The Federal Aviation Administration has issued stop work orders to 219 contractors working on $11Billion of runway and control tower projects funded by the federal Aviation Trust Fund. Some trust fund funded projects are continuing. The FAA has sent home 4,000 of its employees paid from the trust fund and estimates that 20,000 contractor employees have been laid off. This does not impact airline flight schedules or FAA air safety operations. The stop work orders came after Congress failed to reauthorize the taxes and fees, primarily the passenger ticket tax, that finances the trust fund. The fund balance has shrunk significantly in the last few years as air traffic fell during the recession so it can not pay its bills without the revenues which it no longer collects. This shutdown may last for months.
This is a preview of a similar difficult negotiation over the much larger Highway Trust Fund later this year. No stop work orders are expected because the authorization for the federal fuel tax is not schedules to expire. But the flow of new project starts will be affected.
The House and the Senate have each passed an aviation tax/fee reauthorization bill but are unable to resolve two key differences. The Senate version includes a provision to change the labor rules that apply to airlines and railroads. It would permit employees to approve union representation with a vote of 50% plus one of voting employees. The current law is 50% plus one of all eligible employees. This is a top demand of labor unions; the National Labor Relations Board has announced that it considering administratively mandating this change for other industries. The House will not accept this change.
Similarly, the House bill includes a provision eliminating the subsidy for passenger air service, paid to airlines so they can reduce ticket prices, for thirteen small rural airports. This is a $15 Million annual spending cut. Ten of the airports are within 90 miles of a hub airport. Three others are so small that the subsidy averages over $1,000 per passenger. The Senate refuses to accept this change.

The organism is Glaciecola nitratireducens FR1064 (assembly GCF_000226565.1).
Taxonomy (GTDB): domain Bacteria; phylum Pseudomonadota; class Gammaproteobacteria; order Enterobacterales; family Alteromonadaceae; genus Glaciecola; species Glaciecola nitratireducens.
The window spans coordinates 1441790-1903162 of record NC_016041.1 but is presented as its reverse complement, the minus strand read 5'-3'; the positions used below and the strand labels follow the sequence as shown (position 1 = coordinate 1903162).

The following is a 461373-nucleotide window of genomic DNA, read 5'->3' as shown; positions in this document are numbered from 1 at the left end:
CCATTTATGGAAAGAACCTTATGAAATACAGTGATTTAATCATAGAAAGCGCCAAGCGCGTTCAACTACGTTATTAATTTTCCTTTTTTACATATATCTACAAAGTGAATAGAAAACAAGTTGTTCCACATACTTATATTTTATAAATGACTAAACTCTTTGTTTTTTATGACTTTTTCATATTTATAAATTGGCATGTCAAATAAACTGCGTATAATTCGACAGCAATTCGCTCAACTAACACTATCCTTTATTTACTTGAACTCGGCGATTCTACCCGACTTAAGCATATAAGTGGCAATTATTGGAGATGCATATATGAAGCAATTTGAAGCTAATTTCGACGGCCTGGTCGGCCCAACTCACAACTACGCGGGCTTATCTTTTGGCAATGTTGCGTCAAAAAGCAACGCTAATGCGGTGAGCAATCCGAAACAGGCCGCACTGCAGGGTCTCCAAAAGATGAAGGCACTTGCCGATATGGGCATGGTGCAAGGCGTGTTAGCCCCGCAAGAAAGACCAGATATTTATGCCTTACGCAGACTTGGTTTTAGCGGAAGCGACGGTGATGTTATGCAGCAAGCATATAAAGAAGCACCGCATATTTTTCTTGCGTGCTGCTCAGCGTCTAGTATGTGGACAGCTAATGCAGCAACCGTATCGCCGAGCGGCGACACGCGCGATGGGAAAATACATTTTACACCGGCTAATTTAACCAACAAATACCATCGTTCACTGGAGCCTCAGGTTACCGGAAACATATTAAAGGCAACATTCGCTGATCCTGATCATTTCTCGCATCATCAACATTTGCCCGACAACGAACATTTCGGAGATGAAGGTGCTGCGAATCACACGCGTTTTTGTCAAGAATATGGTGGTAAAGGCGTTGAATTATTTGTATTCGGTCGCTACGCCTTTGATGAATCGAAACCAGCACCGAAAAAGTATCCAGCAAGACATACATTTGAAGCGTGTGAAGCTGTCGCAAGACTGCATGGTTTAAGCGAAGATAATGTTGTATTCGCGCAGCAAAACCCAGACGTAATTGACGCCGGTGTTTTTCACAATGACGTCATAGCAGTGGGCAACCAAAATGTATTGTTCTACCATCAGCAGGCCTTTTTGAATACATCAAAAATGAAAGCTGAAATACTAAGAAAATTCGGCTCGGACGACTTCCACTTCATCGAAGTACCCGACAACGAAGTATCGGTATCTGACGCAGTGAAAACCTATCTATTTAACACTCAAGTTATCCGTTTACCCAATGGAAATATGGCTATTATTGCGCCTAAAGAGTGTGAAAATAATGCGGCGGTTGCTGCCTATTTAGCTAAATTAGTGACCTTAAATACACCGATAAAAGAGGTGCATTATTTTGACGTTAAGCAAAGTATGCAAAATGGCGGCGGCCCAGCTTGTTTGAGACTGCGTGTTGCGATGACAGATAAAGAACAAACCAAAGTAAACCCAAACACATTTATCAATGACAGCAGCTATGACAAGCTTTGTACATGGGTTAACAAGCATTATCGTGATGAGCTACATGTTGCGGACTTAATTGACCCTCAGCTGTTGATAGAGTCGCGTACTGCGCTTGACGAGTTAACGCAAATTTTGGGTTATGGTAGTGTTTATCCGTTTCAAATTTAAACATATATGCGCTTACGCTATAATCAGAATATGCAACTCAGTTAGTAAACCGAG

This dispute is trivial compared to the grand debate on the debt limit and deficits. But it does illustrate the ideological divide between the two parties and the recent hardening of positions that is making compromise difficult. Generally, republicans represent the interests of the now minority of voters who pay federal income taxes and do not get a significant share of their income in a monthly government check. Democrats, in general, represent the interests of the now majority of voters who either pay little or no federal income tax or rely on the government, directly or indirectly, for a large share of their income¸ in some cases, nearly all of their income.
This divide has been in the background for several decades but has been overshadowed by divides over foreign policy and domestic social issues. Now it dominates domestic politics after the 50% jump in the accumulated federal debt in last three years. Both sides consider their position essential for the maintenance of the standard of living that their supports now enjoy. Compromise may not be possible. But there is still a good change that the divide may be papered over and pushed back for a decision after the next election. Compromise will be much easier if one party controls both houses of Congress. Unfortunately, the price of waiting for a solution is an extended period of subpar economic growth.